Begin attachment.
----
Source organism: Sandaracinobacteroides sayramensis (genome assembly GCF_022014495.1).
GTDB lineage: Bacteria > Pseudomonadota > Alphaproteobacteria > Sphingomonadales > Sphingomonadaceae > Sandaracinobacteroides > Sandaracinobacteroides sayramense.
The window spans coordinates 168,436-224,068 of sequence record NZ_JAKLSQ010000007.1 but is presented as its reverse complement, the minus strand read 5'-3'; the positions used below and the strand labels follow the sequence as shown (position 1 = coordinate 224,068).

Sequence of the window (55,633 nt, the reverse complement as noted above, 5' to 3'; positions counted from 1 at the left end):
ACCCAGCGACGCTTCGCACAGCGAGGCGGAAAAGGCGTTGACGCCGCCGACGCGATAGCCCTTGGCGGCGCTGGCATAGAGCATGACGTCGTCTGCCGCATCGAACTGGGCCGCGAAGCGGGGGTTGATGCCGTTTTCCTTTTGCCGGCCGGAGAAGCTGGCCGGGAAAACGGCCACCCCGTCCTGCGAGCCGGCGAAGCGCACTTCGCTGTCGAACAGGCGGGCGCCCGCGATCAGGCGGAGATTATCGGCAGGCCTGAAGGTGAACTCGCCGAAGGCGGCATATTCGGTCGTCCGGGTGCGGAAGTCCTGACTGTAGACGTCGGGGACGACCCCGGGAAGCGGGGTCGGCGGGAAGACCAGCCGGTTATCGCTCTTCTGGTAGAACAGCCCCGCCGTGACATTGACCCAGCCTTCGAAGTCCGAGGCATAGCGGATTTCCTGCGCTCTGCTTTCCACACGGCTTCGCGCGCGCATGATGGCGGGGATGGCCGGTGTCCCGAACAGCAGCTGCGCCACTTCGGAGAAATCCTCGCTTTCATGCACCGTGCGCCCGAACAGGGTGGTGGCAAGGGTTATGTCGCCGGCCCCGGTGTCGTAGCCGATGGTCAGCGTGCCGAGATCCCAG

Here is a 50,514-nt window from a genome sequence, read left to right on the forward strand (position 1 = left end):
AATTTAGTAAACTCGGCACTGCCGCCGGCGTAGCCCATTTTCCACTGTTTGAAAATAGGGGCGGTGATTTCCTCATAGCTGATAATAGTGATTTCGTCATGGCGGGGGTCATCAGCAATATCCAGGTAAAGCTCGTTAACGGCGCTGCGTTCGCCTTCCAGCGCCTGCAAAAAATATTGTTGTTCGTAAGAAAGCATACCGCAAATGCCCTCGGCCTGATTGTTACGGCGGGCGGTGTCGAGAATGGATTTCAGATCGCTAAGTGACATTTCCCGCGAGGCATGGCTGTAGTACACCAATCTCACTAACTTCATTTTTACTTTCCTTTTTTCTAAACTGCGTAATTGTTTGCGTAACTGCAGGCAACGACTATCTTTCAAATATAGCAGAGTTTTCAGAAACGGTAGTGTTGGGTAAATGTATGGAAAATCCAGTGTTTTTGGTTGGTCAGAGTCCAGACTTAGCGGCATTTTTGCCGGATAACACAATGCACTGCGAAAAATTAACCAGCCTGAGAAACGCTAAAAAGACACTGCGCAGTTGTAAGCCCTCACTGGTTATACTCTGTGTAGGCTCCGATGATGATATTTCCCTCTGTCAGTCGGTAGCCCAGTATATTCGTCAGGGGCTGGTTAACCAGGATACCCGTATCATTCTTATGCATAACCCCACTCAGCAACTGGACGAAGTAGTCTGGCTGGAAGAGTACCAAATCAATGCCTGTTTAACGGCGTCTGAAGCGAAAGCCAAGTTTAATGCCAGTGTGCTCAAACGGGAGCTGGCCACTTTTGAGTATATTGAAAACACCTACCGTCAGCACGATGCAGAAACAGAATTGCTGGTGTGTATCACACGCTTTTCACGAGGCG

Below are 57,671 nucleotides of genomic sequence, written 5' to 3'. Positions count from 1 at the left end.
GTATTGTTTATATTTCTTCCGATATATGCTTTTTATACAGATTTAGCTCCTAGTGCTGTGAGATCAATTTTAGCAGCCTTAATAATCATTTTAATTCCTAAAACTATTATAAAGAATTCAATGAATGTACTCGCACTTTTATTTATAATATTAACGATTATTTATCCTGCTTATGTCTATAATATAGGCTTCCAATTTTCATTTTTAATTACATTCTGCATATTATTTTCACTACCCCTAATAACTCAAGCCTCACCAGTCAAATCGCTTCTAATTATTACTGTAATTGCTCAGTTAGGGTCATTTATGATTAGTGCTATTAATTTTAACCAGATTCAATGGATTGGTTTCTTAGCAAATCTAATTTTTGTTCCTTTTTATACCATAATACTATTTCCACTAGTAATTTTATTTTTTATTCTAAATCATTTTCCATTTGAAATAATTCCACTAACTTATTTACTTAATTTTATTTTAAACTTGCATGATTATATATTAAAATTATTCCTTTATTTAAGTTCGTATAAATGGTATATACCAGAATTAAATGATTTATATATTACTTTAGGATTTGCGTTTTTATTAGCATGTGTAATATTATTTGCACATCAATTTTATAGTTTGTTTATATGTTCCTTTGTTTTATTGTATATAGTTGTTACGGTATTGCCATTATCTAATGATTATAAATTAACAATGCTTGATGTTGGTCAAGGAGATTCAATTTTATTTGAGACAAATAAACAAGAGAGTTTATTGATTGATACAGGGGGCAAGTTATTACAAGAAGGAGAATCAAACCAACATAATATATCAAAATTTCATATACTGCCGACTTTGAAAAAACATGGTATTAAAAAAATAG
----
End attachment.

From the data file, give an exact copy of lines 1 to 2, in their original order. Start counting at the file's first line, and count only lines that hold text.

Source organism: Sandaracinobacteroides sayramensis (genome assembly GCF_022014495.1).
GTDB lineage: Bacteria > Pseudomonadota > Alphaproteobacteria > Sphingomonadales > Sphingomonadaceae > Sandaracinobacteroides > Sandaracinobacteroides sayramense.